Pop culture obsessives writing for the pop culture obsessed.
Pop culture obsessives writing for the pop culture obsessed.

The Wolverine

Illustration for article titled The Wolverine

Thoughts on, and a place to discuss, the plot details we can’t reveal in our review.


Maybe the best scene in The Wolverine—or at least my favorite, for its visceral ingenuity—is the moment when Hugh Jackman’s Logan discovers what’s been suppressing his regenerative healing powers. Seated under what basically amounts to a high-tech x-ray scanner, he sees a squirming, multi-limbed parasite thing wrapped around his heart. Excruciating pain is a normal part of life for this tortured mutant loner; when asked by Rogue in the first X-Men movie if it hurts to pop his claws, he stoically remarked "Every time." So when faced with a threat within his own body, Wolverine does what anyone would expect him to do: He fishes the damn thing out. For X-Men fans, it’s always fun to see the team’s resident wild man actually put his claws to flesh. Here, he makes a surgical incision and then plunges his whole hand inside; cutting around the gruesomeness to preserve his PG-13 rating, James Mangold cleverly treats us to a shot, on the x-ray display monitor, of skeletal fingers grasping frantically for the squirming cardiac invader. Oh yeah, and then sword-weilding bad guys burst in during this impromptu self-surgery. It’s gross, funny, suspenseful—the sort of setpiece that distinguishes The Wolverine from its summer-movie brethren.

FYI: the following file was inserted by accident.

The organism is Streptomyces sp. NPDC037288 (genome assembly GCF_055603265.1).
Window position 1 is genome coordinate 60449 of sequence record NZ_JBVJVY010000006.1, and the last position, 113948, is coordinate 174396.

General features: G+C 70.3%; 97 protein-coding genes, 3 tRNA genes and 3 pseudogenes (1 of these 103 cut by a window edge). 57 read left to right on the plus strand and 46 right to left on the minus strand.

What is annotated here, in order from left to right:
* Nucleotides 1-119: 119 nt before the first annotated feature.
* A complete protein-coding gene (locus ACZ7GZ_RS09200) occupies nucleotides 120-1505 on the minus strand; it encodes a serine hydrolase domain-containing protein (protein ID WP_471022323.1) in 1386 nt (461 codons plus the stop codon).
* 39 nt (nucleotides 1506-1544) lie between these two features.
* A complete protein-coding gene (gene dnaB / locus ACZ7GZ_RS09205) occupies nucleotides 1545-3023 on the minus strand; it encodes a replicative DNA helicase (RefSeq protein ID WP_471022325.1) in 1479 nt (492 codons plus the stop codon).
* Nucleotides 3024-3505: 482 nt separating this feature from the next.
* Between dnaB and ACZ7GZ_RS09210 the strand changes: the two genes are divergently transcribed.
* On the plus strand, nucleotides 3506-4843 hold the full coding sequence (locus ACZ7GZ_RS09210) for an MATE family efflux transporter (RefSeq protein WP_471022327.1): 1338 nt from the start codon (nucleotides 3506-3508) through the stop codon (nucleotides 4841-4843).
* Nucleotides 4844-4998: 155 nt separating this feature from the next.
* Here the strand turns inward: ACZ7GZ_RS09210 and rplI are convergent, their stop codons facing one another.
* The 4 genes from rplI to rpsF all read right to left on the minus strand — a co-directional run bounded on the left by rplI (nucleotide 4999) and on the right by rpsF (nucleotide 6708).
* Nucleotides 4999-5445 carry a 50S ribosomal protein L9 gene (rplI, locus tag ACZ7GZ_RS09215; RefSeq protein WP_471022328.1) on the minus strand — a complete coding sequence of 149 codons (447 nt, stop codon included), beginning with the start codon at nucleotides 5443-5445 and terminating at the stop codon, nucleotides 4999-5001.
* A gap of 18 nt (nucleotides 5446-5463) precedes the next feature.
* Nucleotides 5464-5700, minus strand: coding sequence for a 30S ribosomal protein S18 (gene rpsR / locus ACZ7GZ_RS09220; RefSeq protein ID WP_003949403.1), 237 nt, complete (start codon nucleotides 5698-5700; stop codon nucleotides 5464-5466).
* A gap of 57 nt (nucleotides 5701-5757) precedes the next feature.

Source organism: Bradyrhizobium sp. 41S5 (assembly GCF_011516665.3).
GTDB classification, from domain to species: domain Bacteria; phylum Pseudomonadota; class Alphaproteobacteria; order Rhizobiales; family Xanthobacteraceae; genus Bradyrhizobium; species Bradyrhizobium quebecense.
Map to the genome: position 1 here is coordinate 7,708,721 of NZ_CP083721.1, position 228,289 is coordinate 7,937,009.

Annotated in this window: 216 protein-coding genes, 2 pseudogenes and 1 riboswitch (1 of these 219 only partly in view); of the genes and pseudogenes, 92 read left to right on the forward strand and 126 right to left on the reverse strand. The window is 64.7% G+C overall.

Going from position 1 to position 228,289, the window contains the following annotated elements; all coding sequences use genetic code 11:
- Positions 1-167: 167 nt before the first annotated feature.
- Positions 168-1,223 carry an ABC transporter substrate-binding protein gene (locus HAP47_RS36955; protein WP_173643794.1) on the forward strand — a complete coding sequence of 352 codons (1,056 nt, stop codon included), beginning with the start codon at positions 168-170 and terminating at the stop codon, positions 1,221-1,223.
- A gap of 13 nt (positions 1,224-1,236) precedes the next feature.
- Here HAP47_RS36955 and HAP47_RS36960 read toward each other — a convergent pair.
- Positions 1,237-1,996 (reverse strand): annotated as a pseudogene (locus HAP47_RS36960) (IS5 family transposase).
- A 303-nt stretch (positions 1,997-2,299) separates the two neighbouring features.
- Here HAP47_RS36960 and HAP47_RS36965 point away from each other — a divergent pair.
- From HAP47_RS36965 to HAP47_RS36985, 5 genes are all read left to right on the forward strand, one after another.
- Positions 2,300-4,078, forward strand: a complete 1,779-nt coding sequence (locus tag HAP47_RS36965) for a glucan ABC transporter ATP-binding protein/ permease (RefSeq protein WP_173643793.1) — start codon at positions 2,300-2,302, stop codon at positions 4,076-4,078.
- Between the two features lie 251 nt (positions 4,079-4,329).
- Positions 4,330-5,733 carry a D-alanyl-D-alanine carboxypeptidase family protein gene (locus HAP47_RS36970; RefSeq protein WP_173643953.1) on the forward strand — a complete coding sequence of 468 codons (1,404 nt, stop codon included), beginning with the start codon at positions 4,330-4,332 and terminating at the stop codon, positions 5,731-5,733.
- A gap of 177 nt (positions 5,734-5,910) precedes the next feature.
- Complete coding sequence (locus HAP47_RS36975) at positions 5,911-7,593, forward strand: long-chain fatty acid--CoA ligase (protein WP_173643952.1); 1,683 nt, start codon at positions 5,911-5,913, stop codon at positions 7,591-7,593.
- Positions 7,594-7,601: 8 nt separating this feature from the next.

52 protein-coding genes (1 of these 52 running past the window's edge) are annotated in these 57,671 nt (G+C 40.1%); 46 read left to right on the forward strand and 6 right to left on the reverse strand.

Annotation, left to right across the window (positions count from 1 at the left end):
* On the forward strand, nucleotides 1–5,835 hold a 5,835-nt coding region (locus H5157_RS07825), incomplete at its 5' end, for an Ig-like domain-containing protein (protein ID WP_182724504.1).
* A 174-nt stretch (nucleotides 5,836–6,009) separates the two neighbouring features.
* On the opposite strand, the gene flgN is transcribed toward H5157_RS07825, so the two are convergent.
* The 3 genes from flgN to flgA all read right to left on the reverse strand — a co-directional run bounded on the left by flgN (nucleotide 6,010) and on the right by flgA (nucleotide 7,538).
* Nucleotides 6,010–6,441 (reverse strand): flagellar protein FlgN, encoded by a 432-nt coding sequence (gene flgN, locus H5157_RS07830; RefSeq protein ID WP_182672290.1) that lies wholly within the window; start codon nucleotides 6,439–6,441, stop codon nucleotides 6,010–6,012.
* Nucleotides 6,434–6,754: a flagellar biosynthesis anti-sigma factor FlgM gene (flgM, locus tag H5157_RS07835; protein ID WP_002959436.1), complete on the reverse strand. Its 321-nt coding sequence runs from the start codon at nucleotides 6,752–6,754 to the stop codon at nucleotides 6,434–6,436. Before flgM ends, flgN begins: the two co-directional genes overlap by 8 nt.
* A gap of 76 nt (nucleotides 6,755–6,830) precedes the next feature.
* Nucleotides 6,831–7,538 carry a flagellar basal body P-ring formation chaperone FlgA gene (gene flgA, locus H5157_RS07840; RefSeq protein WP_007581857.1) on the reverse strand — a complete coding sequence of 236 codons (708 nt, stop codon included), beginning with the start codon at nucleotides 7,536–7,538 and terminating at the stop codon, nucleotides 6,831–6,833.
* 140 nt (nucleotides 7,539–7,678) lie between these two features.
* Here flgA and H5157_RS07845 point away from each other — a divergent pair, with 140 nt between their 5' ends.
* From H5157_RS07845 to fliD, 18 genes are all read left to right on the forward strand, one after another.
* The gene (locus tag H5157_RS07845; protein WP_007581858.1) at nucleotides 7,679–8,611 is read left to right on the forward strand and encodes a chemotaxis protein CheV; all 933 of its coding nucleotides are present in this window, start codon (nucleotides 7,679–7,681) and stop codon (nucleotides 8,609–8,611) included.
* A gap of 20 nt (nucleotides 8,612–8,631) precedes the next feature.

By the end of the film, Logan has lost the Adamantium coat on his claws, which are now just made of organic bone. (In the comics, Magneto stripped the metal out of him through his pores. Here, the Silver Samurai just chops the blades off at the knuckle, as though he were declawing a cat.) That’s about the only franchise progress The Wolverine makes, though. Mostly, and to the movie’s credit, it doesn’t further the overarching X-Men narrative. It’s a standalone work and more enjoyable for it.

That is, until the obligatory credits sequence, which finds a rejuvenated Logan stopped at airport security by a couple of faces from his past: Ian McKellen’s Magneto, newly repowered, and Patrick Stewart’s Professor Xavier, alive and well despite his fatal run-in with Dark Phoenix in X-Men: The Last Stand. (“You’re not the only one with special gifts,” ol’ cueball tells an astonished Wolverine.) There’s also an advertisement for “Trask Industries,” which the initiated will remember is the company responsible for the massive, mutant-hunting Sentinels. All of this is set-up for next summer’s all-hands-on-deck prequel/sequel Days Of The Future Past, adapted from one of the greatest of all X-Men arcs. I loved the self-contained nature of The Wolverine, but there’s no denying that, as credit teasers go, this one whets the appetite. Bring on the giant robots, dsytopian futures, and time-traveling messengers!